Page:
Boy Wearing Tilaka (India)
- Boy Wearing Tilaka (India)
This lantern slide, “Boy Wearing Tilaka (India),” shows a shirtless boy standing with his hands at chest-level, palms touching. Standing behind him and out of focus is a man. The boy is wearing tilaka, a Hindu mark signifying devotion. His tilaka is the Srivaishnava Urdhva Pundra, a trident-shaped white mark with a red or orange line in the center. This specific tilaka signifies the wearer's devotion to Vishnu. The number of stripes on your body usually reflects your caste, and as the boy only has the forehead mark, he is likely a Sudra. The white paint comes from a clay called tirumani that can be purchased inexpensively at most bazaars.
- Hawkes, Joseph
- Springfield College Archives and Special Collections
- Collection (local):
College Archives Digital Collections
- Lantern Slide Collection
International Young Men's Christian Association
- 3.25x3.25 in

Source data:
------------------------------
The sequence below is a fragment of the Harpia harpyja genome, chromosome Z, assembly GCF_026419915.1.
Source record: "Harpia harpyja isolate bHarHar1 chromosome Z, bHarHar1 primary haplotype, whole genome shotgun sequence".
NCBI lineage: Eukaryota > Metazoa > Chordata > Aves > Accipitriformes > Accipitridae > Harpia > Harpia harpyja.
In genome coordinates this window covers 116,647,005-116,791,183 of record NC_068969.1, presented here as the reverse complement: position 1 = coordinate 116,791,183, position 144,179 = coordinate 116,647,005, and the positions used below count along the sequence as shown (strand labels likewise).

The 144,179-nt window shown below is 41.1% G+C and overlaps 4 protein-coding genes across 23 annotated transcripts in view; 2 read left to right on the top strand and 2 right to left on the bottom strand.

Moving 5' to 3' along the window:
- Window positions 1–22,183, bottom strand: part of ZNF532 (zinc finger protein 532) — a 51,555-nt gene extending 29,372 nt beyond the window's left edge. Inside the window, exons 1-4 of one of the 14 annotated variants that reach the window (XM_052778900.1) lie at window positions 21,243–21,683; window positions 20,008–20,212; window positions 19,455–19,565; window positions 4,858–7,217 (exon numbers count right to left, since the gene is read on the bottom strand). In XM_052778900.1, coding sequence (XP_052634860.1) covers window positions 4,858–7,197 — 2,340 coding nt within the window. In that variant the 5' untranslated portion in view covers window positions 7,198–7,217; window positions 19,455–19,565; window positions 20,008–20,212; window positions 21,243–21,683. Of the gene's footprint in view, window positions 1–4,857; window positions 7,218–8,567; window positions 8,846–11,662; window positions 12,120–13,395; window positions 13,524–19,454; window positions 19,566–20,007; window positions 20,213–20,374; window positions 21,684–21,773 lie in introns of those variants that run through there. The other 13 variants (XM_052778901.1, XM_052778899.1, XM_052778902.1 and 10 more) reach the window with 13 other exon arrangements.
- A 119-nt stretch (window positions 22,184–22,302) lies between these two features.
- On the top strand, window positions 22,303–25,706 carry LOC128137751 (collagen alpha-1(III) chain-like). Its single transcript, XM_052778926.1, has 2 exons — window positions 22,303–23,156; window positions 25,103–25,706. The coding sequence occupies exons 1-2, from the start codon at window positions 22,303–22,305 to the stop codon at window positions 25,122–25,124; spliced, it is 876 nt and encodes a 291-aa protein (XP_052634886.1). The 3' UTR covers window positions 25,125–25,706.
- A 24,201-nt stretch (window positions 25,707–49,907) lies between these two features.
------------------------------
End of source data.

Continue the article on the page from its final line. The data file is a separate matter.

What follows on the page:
- Link to Item:
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The Y.M.C.A.’s work in India began in 1889, when they sent a young American named David McConaughy to Madras to serve as the first foreign secretary in India. McConaughy encouraged the development of pre-existing Associations and held the first National Convention in 1891, resulting in the formation of the National Council of India, Burma, and Ceylon. The Association’s most notable contribution in India was its rural development work, first begun by K. T. Paul in 1913. Paul established microloan programs that freed the rural poor from the grips of moneylenders and won many converts among India's lower classes. Joseph Hawkes, the slide’s creator, spent much of his life producing and coloring lantern slides from his home in New York. This slide is part of Springfield College’s lantern slide series depicting Y.M.C.A. work in India, Ceylon, and Burma in the early twentieth century. The series was prepared by the Foreign Division of the American and Canadian Y.M.C.A, which established self-sustaining associations staffed by trained secretaries in foreign lands.
Text on border reads, "45; India; Boy with Caste Mask; Made by Joseph Hawkes."
Part of the Y.M.C.A. Work in India and Sri Lanka Lantern Slide Series